Having flower girls at a funeral was not a concept I’d ever heard of before. Yet, while paging through the Zion Lutheran Church 100th Anniversary (1900-2000) book from Kramer, North Dakota, I found reference to it. This was the church that my mother grew up in, but I never heard her speak of this custom.
The flower girls would carry the flowers into the church ahead of the casket and then the undertakers would place them. Afterwards, they would carry the flowers back out to the cemetery.
Referencing an article by Amanda Green, “For a hundred years or more, being asked to be a flower bearer at a funeral was an honor bestowed on nieces, granddaughters and friends of the family. At least 40 years ago, girls as young as 7 or 8, relatives of the family of the deceased, often were asked to carry flowers at the funeral.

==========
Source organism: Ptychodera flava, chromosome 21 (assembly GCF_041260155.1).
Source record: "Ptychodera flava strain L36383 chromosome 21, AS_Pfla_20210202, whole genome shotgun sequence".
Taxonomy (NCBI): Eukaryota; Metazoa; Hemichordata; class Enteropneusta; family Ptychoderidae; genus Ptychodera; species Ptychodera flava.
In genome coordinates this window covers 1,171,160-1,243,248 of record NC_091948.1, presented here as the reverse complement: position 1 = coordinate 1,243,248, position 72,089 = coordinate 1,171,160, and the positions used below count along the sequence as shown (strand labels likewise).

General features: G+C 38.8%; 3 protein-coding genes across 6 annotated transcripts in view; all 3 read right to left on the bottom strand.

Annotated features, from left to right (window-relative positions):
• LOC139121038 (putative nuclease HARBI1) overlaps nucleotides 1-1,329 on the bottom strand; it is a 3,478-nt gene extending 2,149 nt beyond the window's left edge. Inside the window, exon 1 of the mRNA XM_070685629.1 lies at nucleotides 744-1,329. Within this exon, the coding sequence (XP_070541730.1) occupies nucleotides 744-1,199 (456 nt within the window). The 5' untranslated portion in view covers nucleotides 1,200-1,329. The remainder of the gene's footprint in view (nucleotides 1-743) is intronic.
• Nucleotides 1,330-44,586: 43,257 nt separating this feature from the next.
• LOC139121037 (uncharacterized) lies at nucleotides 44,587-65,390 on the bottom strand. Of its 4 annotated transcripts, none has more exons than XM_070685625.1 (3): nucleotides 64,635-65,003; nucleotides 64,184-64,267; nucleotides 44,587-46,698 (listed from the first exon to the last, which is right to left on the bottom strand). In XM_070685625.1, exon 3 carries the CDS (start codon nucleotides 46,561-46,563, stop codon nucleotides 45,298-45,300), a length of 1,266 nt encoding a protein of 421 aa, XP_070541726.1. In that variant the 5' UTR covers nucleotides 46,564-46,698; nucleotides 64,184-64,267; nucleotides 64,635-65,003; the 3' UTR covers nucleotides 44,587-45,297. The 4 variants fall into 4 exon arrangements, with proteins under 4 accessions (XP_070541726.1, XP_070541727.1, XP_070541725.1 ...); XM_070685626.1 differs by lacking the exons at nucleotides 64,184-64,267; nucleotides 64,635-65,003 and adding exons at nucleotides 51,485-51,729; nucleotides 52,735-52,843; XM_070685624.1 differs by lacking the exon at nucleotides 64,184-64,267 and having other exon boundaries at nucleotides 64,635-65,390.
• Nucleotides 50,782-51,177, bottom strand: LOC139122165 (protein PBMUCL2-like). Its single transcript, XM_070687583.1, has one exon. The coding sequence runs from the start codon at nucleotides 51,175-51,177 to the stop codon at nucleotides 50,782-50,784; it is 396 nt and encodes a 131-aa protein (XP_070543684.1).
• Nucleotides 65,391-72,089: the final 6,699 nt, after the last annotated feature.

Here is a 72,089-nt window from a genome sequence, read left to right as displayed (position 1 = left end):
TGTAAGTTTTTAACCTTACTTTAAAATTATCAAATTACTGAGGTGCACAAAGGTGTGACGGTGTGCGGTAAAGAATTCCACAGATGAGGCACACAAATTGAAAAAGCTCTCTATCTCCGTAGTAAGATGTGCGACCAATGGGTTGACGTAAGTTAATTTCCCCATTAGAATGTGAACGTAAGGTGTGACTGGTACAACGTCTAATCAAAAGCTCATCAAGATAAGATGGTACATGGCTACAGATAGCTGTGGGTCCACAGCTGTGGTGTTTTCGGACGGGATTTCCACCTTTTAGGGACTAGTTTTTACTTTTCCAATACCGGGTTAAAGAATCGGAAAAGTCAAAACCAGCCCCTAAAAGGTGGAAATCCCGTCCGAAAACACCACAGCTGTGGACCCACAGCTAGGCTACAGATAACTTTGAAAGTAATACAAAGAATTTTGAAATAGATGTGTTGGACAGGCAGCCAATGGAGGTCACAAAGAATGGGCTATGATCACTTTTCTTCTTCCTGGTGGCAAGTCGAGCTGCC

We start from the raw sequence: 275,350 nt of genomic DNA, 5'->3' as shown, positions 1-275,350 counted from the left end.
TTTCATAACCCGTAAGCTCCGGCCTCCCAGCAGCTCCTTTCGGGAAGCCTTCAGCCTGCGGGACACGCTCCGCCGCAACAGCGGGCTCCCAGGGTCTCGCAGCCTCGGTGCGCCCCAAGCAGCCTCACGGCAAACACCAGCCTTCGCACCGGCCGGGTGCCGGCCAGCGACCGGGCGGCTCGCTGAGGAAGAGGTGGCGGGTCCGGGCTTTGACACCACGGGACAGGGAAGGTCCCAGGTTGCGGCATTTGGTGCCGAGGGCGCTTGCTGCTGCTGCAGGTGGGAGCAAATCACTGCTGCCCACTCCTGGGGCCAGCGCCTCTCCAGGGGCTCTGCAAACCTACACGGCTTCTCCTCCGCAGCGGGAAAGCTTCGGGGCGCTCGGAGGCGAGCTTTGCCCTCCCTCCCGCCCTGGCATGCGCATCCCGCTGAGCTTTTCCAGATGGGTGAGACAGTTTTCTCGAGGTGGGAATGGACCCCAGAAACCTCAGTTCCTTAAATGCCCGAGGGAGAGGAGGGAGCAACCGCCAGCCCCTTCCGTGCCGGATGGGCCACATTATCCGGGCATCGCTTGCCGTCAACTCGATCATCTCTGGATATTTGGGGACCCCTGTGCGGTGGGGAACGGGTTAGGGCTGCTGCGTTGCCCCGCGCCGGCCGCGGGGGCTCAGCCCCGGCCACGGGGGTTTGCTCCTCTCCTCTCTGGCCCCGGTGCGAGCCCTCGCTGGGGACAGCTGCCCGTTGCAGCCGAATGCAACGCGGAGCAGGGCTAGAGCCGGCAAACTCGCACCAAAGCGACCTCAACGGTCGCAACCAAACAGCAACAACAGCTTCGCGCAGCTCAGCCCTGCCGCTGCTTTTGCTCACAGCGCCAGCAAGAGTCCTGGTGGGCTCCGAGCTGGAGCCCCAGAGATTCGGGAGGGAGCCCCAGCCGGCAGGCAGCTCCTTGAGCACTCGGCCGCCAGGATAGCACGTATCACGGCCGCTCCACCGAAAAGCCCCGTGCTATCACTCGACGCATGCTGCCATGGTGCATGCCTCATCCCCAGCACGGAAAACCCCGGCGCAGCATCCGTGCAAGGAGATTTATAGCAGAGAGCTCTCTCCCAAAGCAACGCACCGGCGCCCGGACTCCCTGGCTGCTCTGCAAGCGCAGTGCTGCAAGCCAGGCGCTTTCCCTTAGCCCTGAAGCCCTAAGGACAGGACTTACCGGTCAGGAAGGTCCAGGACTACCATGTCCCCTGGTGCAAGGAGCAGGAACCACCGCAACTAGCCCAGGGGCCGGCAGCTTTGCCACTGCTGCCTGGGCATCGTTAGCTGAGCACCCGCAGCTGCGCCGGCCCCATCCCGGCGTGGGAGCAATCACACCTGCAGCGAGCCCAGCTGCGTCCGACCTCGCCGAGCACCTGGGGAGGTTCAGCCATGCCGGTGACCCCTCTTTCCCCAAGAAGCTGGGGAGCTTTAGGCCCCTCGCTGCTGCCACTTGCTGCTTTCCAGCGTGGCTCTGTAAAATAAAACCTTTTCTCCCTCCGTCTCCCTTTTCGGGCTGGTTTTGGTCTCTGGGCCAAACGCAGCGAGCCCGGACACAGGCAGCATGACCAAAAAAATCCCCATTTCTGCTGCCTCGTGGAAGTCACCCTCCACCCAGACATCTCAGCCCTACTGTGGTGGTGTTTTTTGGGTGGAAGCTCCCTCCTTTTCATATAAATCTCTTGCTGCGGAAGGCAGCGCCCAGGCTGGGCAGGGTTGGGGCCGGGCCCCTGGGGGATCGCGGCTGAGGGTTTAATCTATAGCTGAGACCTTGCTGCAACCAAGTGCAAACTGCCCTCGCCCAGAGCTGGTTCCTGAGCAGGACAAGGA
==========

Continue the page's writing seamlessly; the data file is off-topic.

During the 1970’s, the tradition gradually shifted to older girls and adults, according to area funeral directors.”
Though the tradition of flower bearers is still alive in some Southern black communities today, 70 years ago, the tradition was common at both black and white funerals.”
“Before the funeral [a young girl] brought in the flowers on stands into the church and sat with the family of the deceased. . . After the funeral, she toted them out to the hearse and repeated the arrangement at the grave site.
These pictures show the girls wearing white, but there doesn’t seem to be a historical explanation for that.
But at predominantly white services, flower bearers aren’t common, and of those, were more frequent at country funerals.
This is just something I was never exposed to. Have you had an experience with funeral flower girls? Do you have a funeral flower girl story to share?
“Caring For The Special Needs Of Our Community” Dobratz-Hantge Chapel, Hutchinson, Minnesota